Tiny and financially struggling automaker American Motors began a $2 million dollar project to build five Italian bodied prototype mid-engine sports cars that were completed by 1970 that came very close to production as the 1971 Javelin was scheduled for a redesign into a larger pony car, and AMC wanted to make the two-seater AMX models a more advanced car. The suspension on the prototype AMX/3 cars were said to have some of the most advanced of neutral handling characteristics and had far more than adequate horsepower supplied by AMC’s 390 cubic inch V8 which was mid-mounted for awesome engine balance characteristics of the car. But, with Washington changing the bumper safety standards, AMC had some difficulty envisioning a redsign of the car to meet these new standards. Further, estimated production costs only continued to rise to eventually doom this greatest AMC car ever design that came within an inch of actual production. When the redesigned 1971 Javelin was introduced, AMC fans have several reasons to be sad. The two seater AMX design was dropped, only becoming a high performance version of the Javelin. Further, the larger new Javelin lacked the same handling characteristics of the 1968-70 models which racer Mark Donahue was able to glide to dominating wins over Mustang and Camaro in Trans Am circuit racing. This led Donahue to eventually use the Matador model from AMC instead in racing, and with so many disappointments among Javelin customers in the new design as well coming fuel crisis and gas lines, gas thirsty cars like the Javelin and AMX were dropped by AMC after the 1974 models.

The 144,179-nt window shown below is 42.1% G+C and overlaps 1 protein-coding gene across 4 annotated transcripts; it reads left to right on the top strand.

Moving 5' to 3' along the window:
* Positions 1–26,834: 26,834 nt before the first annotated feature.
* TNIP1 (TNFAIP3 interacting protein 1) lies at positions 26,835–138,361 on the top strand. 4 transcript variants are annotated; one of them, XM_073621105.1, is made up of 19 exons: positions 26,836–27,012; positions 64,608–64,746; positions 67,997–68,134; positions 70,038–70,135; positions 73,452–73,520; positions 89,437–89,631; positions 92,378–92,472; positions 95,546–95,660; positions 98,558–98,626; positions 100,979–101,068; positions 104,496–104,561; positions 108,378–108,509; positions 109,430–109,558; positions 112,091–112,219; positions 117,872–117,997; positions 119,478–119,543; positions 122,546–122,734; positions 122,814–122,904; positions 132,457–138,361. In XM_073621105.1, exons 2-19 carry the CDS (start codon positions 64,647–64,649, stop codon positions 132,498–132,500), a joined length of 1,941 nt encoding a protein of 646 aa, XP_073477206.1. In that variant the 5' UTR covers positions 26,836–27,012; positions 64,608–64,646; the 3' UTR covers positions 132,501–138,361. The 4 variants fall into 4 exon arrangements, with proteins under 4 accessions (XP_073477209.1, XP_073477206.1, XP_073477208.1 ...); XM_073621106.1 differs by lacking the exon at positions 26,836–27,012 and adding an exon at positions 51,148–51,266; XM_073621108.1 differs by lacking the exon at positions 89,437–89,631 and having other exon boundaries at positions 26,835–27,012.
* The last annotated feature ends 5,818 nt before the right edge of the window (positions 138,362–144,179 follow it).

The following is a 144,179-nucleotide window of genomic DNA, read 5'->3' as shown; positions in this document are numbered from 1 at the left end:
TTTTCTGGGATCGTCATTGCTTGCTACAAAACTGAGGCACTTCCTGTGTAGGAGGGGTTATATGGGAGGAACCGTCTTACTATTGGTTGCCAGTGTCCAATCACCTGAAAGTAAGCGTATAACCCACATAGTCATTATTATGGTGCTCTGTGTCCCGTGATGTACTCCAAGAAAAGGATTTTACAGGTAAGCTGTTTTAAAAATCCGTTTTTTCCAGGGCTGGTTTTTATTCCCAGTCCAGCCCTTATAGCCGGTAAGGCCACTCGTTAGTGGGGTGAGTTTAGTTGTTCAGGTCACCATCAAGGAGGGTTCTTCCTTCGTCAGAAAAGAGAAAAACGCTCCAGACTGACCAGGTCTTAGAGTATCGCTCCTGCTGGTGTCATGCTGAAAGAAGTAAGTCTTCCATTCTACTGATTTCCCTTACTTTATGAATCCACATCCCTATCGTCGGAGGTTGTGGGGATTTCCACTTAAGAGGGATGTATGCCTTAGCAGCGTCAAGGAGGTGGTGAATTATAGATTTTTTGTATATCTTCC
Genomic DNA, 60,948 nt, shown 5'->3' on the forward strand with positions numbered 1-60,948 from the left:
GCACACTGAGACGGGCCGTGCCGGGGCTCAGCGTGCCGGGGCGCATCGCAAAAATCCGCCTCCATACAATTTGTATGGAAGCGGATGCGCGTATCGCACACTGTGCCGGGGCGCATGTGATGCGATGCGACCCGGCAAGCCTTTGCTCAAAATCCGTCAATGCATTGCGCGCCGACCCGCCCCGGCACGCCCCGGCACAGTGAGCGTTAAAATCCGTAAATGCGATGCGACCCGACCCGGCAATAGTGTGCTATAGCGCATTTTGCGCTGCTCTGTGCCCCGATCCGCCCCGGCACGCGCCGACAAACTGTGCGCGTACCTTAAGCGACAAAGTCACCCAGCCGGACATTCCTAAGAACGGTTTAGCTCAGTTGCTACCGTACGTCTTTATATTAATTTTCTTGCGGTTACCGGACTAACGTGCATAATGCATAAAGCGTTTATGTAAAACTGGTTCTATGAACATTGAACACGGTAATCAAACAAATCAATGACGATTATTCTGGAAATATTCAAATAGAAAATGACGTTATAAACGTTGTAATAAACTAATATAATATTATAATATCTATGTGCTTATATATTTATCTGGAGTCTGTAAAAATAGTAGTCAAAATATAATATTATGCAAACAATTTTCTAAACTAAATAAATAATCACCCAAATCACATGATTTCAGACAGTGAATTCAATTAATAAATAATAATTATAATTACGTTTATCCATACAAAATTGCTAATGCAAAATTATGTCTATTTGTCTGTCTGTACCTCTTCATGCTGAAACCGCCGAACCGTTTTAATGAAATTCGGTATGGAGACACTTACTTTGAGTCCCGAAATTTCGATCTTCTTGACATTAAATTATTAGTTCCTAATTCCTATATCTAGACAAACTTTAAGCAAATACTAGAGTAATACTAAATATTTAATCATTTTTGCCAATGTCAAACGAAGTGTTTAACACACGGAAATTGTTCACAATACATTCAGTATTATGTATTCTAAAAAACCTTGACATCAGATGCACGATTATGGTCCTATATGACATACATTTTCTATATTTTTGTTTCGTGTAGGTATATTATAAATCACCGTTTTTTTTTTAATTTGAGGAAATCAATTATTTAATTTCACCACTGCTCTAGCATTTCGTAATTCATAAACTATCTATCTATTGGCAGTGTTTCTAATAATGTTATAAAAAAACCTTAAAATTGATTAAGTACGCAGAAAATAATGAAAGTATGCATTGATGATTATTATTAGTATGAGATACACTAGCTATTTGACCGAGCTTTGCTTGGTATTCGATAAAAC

For all intents and purposes, the AMX /3 was AMC’s best car ever. But, sadly with only five built and a sixth later assembled from spare parts, few of these AMC supercars exist. One of the best cars never built to say the very least about this daring and awesome design from AMC.